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Lecture Comments (8)

2 answers

Last reply by: Xinyuan Xing
Tue Apr 28, 2015 10:07 AM

Post by Tim Zhang on April 24, 2014

下次直接用中文说吧, dude,英语太逗了。

0 answers

Post by Narin Gopaul on November 14, 2013

I find these lecture very easy  to understand but in  stuwat calculus book it seems rather difficult

0 answers

Post by Alexis Mata Betancourt on September 5, 2013

Careful!

sqrt(2-2cos t) = 2 sin(t/2) ! Not 2 sin 2t

1 answer

Last reply by: Ziyue Guo
Tue Apr 23, 2013 12:10 AM

Post by Jinrong Shi on April 15, 2013

I believe there was a mistake in the first example. When solving the problem, the domain should be the root of 19 to the root of 55 rather that 2 to 6 because the domain should be set in term of u but not x

0 answers

Post by H.y. Kim on March 24, 2013

I think he meant "chain rule" at 12:55

Arc Length for Parametric & Polar Curves

  • For normal function,
  • For parametric function,
    • Differentiate 2 parametric parts individually
    • Choosing correct bounds
    • Apply to formula

Arc Length for Parametric & Polar Curves

Find the length of the arc of y = (x − 8)[3/2] from − 10 to 17
  • Find y′
  • y′ = [3/2](x − 8)1/2dx
  • Use Arc Length Formula
  • Arc Length = ∫ab √{1 + ( [dy/dx] )2} dx
  • = ∫1017 √{1 + ( [3/2](x − 8)1/2 )2} d x
  • = ∫1017 √{1 + ( [9/4](x − 8) )} dx
  • = ∫1017√{1 + [9/4]x − 18} dx
  • = ∫1017 √{[9/4]x − 17} dx
  • Use u substitution
  • u = [9/4]x − 17
  • du = [9/4]dx
  • 1017 √{[9/4]x − 17} dx = ∫1017 [4/9]√u du
  • = [4/9]∫1017 √u du
  • = [4/9][ [2/3]u[3/2] ]1017
  • = [4/9][ [2/3]( [9/4]x − 17 )[3/2] ]1017
≈ 25.20
Find the derivative of − lncosx
  • Use log properties and trig identities to alter
  • − lncosx = ln( cosx ) − 1
  • = ln[1/cosx]
  • = lnsecx
Use chain rule
[dy/dx] = [secxtanx/secx] = tanx dx
From 1 to 3, find the length of y = − lncosx
  • Find the derivative of − lncosx
  • y′ = tanx
  • Apply Arc Length equation
  • ab √{1 + ( [dy/dx] )2} dx = ∫13 √{1 + ( tanx )2} dx
  • = ∫13 √{1 + tan2x} dx
  • Use Pythagorean identity
  • 13 √{1 + tan2x} dx = ∫13 √{sec2x} dx
  • = ∫13 secxdx
  • Use trig integral identity
  • secxdx = ln|secx + tanx| + C
  • 13 secxdx = [ ln|secx + tanx| ]13
  • = ln|sec(3) + tan(3)| − ln|sec(1) + tan(1)|
≈ − 1.08
Find the length of − 1 to 4 of the follow parametric functions:
x = [2/3]t[3/2], y = 2t + 7
  • Find the deratives using product rule
  • x′ = √t
  • y′ = 2
  • Apply the parametric Arc Length Formula
  • Arc Length = ∫ab √{( [dx/dt] )2 + ( [dy/dt] )2} dt
  • = ∫ − 14 √{( √t )2 + ( 2 )2} dt
  • = ∫ − 14 √{t + 4} dt
  • Use substitution with u = t + 4
  • du = dt
  • − 14 √{t + 4} dt = ∫ − 14 √u du
  • = [3/2][ t + 4 ] − 14
  • = [3/2]( 4 + 4 − ( − 1 + 4) )
  • = [3/2]( 8 + 3 )
= [33/2]
Find the length of 0 to 3 of the follow parametric functions:
  • x = etcost, y = etsint
  • Find the deratives using product rule
  • x′ = etcost − etsint
  • y′ = etsint + etcost
  • Apply the parametric Arc Length Formula
  • Arc Length = ∫ab √{( [dx/dt] )2 + ( [dy/dt] )2} dt
  • = ∫03 √{( etcost − etsint )2 + ( etsint + etcost )2} dt
  • = ∫03 √{2e2t(cos2t + sin2t)} dt
  • = ∫03 √{2e2t} dt
  • = √2 ∫03 etdt
  • = √2 [ et ]03
= √2 [ e3 − e0 ] = √2 [ e3 − 1 ]
Find the length of 1 to [(3π)/4] of the follow parametric functions:
  • x = ln|sint|, y = t
  • Find the deratives using trig integral identity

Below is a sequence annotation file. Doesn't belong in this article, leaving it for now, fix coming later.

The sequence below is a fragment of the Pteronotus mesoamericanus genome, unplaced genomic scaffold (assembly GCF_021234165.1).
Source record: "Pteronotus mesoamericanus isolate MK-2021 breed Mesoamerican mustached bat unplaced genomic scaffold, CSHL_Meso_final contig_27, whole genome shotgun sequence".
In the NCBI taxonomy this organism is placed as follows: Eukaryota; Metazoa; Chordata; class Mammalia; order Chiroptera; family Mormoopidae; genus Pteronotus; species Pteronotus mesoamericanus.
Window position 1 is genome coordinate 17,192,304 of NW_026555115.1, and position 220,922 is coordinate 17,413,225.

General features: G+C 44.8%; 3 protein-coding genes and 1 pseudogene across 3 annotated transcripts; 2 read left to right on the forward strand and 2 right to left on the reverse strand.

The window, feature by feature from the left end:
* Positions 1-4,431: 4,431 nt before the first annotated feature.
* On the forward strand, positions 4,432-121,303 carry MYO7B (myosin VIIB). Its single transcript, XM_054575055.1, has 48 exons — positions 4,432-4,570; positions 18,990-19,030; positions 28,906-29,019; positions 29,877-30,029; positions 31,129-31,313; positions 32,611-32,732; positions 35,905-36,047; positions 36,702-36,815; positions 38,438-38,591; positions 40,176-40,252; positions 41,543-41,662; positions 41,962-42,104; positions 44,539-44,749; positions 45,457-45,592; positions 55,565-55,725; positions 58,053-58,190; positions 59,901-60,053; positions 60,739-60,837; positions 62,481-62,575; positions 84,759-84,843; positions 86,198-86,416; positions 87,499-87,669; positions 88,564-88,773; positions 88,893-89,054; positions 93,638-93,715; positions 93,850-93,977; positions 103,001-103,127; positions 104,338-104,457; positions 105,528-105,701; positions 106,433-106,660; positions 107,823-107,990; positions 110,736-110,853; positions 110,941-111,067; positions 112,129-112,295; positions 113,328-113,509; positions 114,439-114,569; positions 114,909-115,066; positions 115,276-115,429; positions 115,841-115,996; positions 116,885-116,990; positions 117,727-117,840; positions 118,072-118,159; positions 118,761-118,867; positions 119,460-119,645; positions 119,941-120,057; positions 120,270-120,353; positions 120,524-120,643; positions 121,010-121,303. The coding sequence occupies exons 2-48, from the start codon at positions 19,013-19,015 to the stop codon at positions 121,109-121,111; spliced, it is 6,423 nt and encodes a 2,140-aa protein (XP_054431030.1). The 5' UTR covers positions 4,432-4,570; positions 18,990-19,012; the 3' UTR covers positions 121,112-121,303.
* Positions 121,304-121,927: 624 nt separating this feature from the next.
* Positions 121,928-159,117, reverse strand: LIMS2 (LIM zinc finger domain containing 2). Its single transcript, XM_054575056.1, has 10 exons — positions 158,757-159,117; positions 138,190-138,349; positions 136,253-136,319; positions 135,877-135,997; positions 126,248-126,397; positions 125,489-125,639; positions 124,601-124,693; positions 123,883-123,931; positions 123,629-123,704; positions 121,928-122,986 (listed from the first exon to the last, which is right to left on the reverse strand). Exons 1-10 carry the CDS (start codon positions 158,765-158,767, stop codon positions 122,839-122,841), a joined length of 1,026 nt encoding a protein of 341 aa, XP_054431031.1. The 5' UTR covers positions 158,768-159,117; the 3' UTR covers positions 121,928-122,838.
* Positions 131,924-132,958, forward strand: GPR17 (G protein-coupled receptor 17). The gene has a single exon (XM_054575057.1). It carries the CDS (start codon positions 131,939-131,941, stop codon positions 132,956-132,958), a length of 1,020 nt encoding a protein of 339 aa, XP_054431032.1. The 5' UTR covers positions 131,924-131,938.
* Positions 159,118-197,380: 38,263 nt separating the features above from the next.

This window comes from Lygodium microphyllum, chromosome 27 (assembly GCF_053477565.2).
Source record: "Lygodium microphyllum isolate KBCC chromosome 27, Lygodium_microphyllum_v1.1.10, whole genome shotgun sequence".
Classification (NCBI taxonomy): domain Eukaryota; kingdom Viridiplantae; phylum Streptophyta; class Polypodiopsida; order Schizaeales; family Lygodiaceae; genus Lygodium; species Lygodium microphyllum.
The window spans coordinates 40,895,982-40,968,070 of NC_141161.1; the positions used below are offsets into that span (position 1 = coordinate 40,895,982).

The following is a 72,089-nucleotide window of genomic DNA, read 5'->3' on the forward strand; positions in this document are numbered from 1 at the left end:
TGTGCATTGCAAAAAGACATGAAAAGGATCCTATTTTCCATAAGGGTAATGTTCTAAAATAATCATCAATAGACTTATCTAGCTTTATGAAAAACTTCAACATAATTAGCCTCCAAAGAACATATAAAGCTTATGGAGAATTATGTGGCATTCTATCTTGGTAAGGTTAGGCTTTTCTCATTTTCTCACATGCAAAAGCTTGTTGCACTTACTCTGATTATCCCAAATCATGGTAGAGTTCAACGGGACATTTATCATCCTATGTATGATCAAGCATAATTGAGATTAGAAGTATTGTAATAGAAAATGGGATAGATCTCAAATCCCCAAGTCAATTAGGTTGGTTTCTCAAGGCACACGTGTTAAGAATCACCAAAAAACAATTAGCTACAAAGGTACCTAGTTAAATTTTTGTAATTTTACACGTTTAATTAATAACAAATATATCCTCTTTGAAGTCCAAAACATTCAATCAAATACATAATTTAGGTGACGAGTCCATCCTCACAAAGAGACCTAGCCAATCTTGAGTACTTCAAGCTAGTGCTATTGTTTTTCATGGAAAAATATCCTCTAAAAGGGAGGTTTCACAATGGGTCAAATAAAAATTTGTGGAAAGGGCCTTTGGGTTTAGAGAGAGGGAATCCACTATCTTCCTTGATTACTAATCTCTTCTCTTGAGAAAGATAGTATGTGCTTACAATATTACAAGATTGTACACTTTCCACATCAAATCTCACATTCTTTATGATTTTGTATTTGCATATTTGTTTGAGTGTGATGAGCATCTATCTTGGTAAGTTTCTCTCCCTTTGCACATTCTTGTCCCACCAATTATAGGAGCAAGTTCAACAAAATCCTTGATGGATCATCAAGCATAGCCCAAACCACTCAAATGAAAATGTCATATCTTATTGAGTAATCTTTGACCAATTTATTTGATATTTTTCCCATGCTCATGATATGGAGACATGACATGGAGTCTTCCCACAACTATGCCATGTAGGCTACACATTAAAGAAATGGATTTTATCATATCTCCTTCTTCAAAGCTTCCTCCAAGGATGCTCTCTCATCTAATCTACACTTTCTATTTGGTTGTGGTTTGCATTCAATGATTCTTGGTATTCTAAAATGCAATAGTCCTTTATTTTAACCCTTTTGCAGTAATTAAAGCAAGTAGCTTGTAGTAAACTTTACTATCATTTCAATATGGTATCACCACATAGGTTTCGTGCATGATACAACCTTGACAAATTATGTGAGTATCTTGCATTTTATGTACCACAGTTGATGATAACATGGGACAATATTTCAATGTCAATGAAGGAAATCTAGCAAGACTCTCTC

• x′ = cott
  • y′ = 1
  • Apply the parametric Arc Length Formula
  • Arc Length = ∫ab √{( [dx/dt] )2 + ( [dy/dt] )2} dt
  • = ∫1[(3π)/4] √{( cott )2 + ( 1 )2} dt
  • = ∫1[(3π)/4] √{cot2t + 1} dt
  • Use Pythagoream Identity
  • 1[(3π)/4] √{cot2x + 1} dt = ∫1[(3π)/4] √{csc2x} dt
  • = ∫1[(3π)/4] csctdt
  • = [ − ln|csct + cott| ]1[(3π)/4]
≈ 1.49
Find the arc length of the polar function r = 2cosθ from 0 to 5π
  • Find [dr/(dθ)]
  • r′ = − 2sinθ
  • Apply the polar Arc Length Formula
  • Arc Length = ∫ab √{r2 + ( [dr/(dθ)] )2} dθ
  • = ∫0 √{( 2cosθ )2 + ( − 2sinθ )2} dθ
  • = ∫0 √{4cos2θ+ 4sin2θ} dθ
  • = ∫0 √4 √{cos2θ+ sin2θ} dθ
  • = 2∫0 √{cos2θ+ sin2θ} dθ
  • = 2∫0 √1 dθ
  • = 2[ θ]0
= 10π
What is the parametric Arc Length equation of r = cosθ?
  • Convert using Polar definitions
  • x = rcosθ
  • = cosθ(cosθ)
  • = cos2θ
  • y = rsinθ
  • = cosθsin θ
  • Find [dx/(dθ)] and [dy/(dθ)]
  • x′ = − 2sinθcosθ
  • y′ = cos( 2x )
  • Apply parametric Arc Length Formula (but not necessarily solve)
  • Arc Length = ∫ab √{( [dx/dt] )2 + ( [dy/dt] )2} dt
  • = ∫ab √{( [dx/(dθ)] )2 + ( [dy/(dθ)] )2} dθ
= ∫ab √{( − 2sinθcosθ )2 + ( cos( 2x ) )2} dθ
What is the polar Arc Length Equation of r = 2e
  • Find [dr/(dθ)]
  • r′ = e
  • Arc Length = ∫ab √{r2 + ( [dr/(dθ)] )2} dθ
= ∫ab √{4e2 + e} dθ = ∫ab √{5e} dθ = √5 ∫ab e
What's the Arc Length for r = e from 0 to 1?
  • Apply previous equation with known bounds
  • √5 ∫01 edθ = [(√5 )/2][ e ]01
= [(√5 )/2](e2 − 1)

*These practice questions are only helpful when you work on them offline on a piece of paper and then use the solution steps function to check your answer.

Answer

Arc Length for Parametric & Polar Curves

Lecture Slides are screen-captured images of important points in the lecture. Students can download and print out these lecture slide images to do practice problems as well as take notes while watching the lecture.

  • Intro 0:00
  • Arc Length 0:13
    • Arc Length of a Normal Function
    • Example
  • Example 2: Arc Length for Parametric Curves 3:31
  • Example 3: Arc Length for Parametric Curves 4:23
  • Example 4: Arc Length for Parametric Curves 8:05
  • Example 5: Arc Length for Parametric Curves 12:22
  • Example 6: Arc Length for Polar Curves 15:36
  • Example 7: Arc Length for Polar Curves 16:03